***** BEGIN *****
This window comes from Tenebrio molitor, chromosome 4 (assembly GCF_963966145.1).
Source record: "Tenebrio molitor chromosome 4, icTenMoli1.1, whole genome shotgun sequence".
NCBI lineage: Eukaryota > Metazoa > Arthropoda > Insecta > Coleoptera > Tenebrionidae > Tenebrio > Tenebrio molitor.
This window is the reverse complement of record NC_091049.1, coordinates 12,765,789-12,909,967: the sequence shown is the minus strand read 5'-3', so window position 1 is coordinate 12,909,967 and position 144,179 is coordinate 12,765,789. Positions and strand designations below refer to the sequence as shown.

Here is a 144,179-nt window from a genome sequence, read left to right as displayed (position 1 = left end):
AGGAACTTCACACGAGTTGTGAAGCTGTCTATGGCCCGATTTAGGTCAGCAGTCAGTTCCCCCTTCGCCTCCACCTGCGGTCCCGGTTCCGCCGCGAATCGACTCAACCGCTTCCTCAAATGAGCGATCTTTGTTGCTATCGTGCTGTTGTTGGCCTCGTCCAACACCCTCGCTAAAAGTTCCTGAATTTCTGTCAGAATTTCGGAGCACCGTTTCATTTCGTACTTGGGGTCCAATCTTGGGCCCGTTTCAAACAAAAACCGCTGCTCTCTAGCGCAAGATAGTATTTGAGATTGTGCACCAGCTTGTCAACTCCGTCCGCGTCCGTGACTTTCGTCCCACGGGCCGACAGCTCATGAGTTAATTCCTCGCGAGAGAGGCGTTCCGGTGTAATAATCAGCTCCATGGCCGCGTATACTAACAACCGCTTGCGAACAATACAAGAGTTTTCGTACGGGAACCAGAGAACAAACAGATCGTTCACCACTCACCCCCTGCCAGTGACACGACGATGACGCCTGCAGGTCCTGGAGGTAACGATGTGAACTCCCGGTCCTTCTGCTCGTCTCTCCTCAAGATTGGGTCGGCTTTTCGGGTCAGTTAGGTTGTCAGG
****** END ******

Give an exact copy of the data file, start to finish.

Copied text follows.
This window comes from Tenebrio molitor, chromosome 4 (assembly GCF_963966145.1).
Source record: "Tenebrio molitor chromosome 4, icTenMoli1.1, whole genome shotgun sequence".
NCBI lineage: Eukaryota > Metazoa > Arthropoda > Insecta > Coleoptera > Tenebrionidae > Tenebrio > Tenebrio molitor.
This window is the reverse complement of record NC_091049.1, coordinates 12,765,789-12,909,967: the sequence shown is the minus strand read 5'-3', so window position 1 is coordinate 12,909,967 and position 144,179 is coordinate 12,765,789. Positions and strand designations below refer to the sequence as shown.

Here is a 144,179-nt window from a genome sequence, read left to right as displayed (position 1 = left end):
AGGAACTTCACACGAGTTGTGAAGCTGTCTATGGCCCGATTTAGGTCAGCAGTCAGTTCCCCCTTCGCCTCCACCTGCGGTCCCGGTTCCGCCGCGAATCGACTCAACCGCTTCCTCAAATGAGCGATCTTTGTTGCTATCGTGCTGTTGTTGGCCTCGTCCAACACCCTCGCTAAAAGTTCCTGAATTTCTGTCAGAATTTCGGAGCACCGTTTCATTTCGTACTTGGGGTCCAATCTTGGGCCCGTTTCAAACAAAAACCGCTGCTCTCTAGCGCAAGATAGTATTTGAGATTGTGCACCAGCTTGTCAACTCCGTCCGCGTCCGTGACTTTCGTCCCACGGGCCGACAGCTCATGAGTTAATTCCTCGCGAGAGAGGCGTTCCGGTGTAATAATCAGCTCCATGGCCGCGTATACTAACAACCGCTTGCGAACAATACAAGAGTTTTCGTACGGGAACCAGAGAACAAACAGATCGTTCACCACTCACCCCCTGCCAGTGACACGACGATGACGCCTGCAGGTCCTGGAGGTAACGATGTGAACTCCCGGTCCTTCTGCTCGTCTCTCCTCAAGATTGGGTCGGCTTTTCGGGTCAGTTAGGTTGTCAGG